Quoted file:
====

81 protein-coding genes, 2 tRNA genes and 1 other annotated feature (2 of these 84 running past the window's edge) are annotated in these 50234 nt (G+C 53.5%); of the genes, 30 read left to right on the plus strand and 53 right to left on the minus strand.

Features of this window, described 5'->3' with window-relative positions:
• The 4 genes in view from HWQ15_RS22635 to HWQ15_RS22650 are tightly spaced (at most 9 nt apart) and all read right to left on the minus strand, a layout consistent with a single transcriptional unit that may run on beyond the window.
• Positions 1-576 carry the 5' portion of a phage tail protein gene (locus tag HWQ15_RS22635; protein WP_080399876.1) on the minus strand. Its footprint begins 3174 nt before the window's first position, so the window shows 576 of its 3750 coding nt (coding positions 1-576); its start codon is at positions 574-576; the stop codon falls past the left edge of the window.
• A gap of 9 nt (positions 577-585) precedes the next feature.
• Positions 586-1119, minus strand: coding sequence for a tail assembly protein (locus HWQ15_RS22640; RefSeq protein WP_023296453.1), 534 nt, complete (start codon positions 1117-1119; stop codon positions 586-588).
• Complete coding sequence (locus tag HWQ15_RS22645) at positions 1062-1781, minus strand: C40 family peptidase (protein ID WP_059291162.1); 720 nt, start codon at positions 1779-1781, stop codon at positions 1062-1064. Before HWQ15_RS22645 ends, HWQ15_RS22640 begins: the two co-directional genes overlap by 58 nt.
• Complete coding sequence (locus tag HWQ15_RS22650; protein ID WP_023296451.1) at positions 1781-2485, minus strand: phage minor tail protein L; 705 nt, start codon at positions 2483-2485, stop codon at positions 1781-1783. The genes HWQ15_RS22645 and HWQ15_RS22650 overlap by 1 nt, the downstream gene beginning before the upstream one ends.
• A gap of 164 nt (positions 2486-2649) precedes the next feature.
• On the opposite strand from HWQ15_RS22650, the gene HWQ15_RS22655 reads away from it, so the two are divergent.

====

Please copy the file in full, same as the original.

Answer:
81 protein-coding genes, 2 tRNA genes and 1 other annotated feature (2 of these 84 running past the window's edge) are annotated in these 50234 nt (G+C 53.5%); of the genes, 30 read left to right on the plus strand and 53 right to left on the minus strand.

Features of this window, described 5'->3' with window-relative positions:
• The 4 genes in view from HWQ15_RS22635 to HWQ15_RS22650 are tightly spaced (at most 9 nt apart) and all read right to left on the minus strand, a layout consistent with a single transcriptional unit that may run on beyond the window.
• Positions 1-576 carry the 5' portion of a phage tail protein gene (locus tag HWQ15_RS22635; protein WP_080399876.1) on the minus strand. Its footprint begins 3174 nt before the window's first position, so the window shows 576 of its 3750 coding nt (coding positions 1-576); its start codon is at positions 574-576; the stop codon falls past the left edge of the window.
• A gap of 9 nt (positions 577-585) precedes the next feature.
• Positions 586-1119, minus strand: coding sequence for a tail assembly protein (locus HWQ15_RS22640; RefSeq protein WP_023296453.1), 534 nt, complete (start codon positions 1117-1119; stop codon positions 586-588).
• Complete coding sequence (locus tag HWQ15_RS22645) at positions 1062-1781, minus strand: C40 family peptidase (protein ID WP_059291162.1); 720 nt, start codon at positions 1779-1781, stop codon at positions 1062-1064. Before HWQ15_RS22645 ends, HWQ15_RS22640 begins: the two co-directional genes overlap by 58 nt.
• Complete coding sequence (locus tag HWQ15_RS22650; protein ID WP_023296451.1) at positions 1781-2485, minus strand: phage minor tail protein L; 705 nt, start codon at positions 2483-2485, stop codon at positions 1781-1783. The genes HWQ15_RS22645 and HWQ15_RS22650 overlap by 1 nt, the downstream gene beginning before the upstream one ends.
• A gap of 164 nt (positions 2486-2649) precedes the next feature.
• On the opposite strand from HWQ15_RS22650, the gene HWQ15_RS22655 reads away from it, so the two are divergent.